Join Amy DeLouise for an in-depth discussion in this video Developing a hook, part of Script Writing for Nonfiction Video.
- Let's focus on narrative arc for non-fiction. It's something that people don't always think about when they're writing a non-fiction story, especially if they're working on a corporate piece. But you really need all of these components to make a compelling video. So let's look at the first component, the hook, or the open. This is where you grab people and really pull them into the story. So if you're missing this element, you're going to have a little bit of trouble. One of the things that you want to do is make sure that the hook ties to the content in the climax.
So these two elements actually need to have some connection to one another. What I mean by that is, let's say you're doing the story of someone who's struggled their whole lives with weight, and they're extremely obese. Then that's the challenge that they have, that's going to tie to the climax of whether or not they lose that weight, and the hook is going to have to be something that brings the viewer in quickly to the story. So this is a story that I created about someone who is doing this very thing, struggling with her weight her whole life.
And she's a wonderful young woman now who's doing all kinds of wonderful things, but when she first started, she had this challenge and she realized that she probably would die if she didn't do something about it. So the very first part of the script, the hook, the narrator basically sets it up very quickly in this way. - From a young age, Maria had struggled with her weight. By the time she came to Children's National Health System, at the age of 14, she was over 400 pounds, and her severe obesity had become a threat to her life.
- So the narrator is telling us right away what was going on with Maria, and almost immediately, we understand what the challenge will be, and probably we have some inkling of where the climax is headed. That's our hook for this story. Sometimes hooks are very different. For example, in another piece, that was about a performing arts organization, the hook is really just to draw you in to the founding of the organization. And so the first lines of the show are this.
- Mrs. Shouse made the gift. - It belongs to all of us. - Her donating the land, and also her donation of money to get this up and running is just a heroic stirring that I think needs to be told throughout America. - I think the contributions of Mrs. Shouse are in evidence here. All our spirits are truly enriched by her gift. [upbeat guitar music] - So you see in this example, we're using an interview, and the person is talking about Mrs. Shouse, and maybe the people watching are not totally sure who she is, in many cases they do know who she is, but it's just a quick tease.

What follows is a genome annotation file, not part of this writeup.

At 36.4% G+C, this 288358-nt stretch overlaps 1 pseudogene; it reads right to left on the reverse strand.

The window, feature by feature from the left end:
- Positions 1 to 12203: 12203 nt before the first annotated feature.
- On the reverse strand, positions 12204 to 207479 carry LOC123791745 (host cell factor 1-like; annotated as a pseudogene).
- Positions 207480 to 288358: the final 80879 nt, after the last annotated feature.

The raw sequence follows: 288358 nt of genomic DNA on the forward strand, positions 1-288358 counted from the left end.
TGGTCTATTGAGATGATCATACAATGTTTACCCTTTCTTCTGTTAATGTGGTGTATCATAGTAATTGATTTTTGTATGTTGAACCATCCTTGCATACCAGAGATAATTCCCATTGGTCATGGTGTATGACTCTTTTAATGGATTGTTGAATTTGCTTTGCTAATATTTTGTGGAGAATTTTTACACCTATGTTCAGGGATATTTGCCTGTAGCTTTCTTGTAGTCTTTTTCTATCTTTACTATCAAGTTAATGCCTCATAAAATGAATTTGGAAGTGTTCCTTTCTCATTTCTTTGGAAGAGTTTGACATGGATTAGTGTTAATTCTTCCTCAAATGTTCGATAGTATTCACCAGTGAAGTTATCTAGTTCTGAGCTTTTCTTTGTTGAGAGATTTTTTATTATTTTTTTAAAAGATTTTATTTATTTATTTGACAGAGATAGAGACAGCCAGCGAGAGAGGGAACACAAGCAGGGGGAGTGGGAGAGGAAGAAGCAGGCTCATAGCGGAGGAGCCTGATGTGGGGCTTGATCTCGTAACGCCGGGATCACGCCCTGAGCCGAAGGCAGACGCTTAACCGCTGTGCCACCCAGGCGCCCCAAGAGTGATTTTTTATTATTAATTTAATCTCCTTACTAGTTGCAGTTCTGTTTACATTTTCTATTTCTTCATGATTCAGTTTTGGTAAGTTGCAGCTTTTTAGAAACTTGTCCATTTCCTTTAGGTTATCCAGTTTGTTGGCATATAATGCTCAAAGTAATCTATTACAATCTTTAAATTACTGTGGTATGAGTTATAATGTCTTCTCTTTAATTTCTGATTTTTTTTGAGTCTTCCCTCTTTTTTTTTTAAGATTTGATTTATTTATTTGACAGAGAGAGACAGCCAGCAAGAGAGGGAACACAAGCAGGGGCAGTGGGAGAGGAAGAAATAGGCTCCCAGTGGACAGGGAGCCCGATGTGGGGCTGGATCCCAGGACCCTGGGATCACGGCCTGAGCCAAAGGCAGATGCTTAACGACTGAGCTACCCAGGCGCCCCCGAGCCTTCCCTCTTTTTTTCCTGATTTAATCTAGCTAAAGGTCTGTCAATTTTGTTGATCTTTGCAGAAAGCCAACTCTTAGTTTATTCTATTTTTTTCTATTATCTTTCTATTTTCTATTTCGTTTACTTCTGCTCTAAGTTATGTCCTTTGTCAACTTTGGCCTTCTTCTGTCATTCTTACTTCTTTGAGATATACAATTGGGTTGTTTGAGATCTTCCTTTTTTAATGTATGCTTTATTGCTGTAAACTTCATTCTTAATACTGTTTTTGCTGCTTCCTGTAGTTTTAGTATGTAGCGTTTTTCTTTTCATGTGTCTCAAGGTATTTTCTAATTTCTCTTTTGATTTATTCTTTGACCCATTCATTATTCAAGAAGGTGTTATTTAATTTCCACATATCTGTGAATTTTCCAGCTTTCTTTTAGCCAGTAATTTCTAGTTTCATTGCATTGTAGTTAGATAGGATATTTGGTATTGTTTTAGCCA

We know we're going to talk about her, we know we're going to talk about the organization she founded. It's just a little, tiny window into the beginning of the story. That's the hook, or the open. The main thing that's important to remember is the hook is not the exposition. Lots of times, people want to put all kinds of background information in the first paragraph of their script, and that just really weighs it down. So just wait a second, I promise we're going to get to that, and focus on what the hook might be.
In terms of writing process, sometimes I actually write the hook later, after I've worked through all the other materials. So it's not crazy to start your work with the exposition, but probably that shouldn't be the very first few moments of the video's script.
In this course, you'll learn how to write nonfiction scripts that work with a variety of budgets. Taught by Amy DeLouise, a passionate educator who has scripted hundreds of award-winning videos, it's packed with tools and tips for every level of writer and producer. Her script-to-screen workflow will help you develop your story goals and structure, create a narrative arc, work with sound bites, find the right tools to write your script, and pitch your script to clients and stakeholders.
- The benefits of scripting
- Defining your story goals
- Building a story structure, including point of view, characters, and style
- Creating a compelling narrative arc
- Creating a treatment
- Building shooting vs. editing scripts
- Writing before interviewing
- Working with script writing software
- Creating a script template
- Using storyboards for script pitches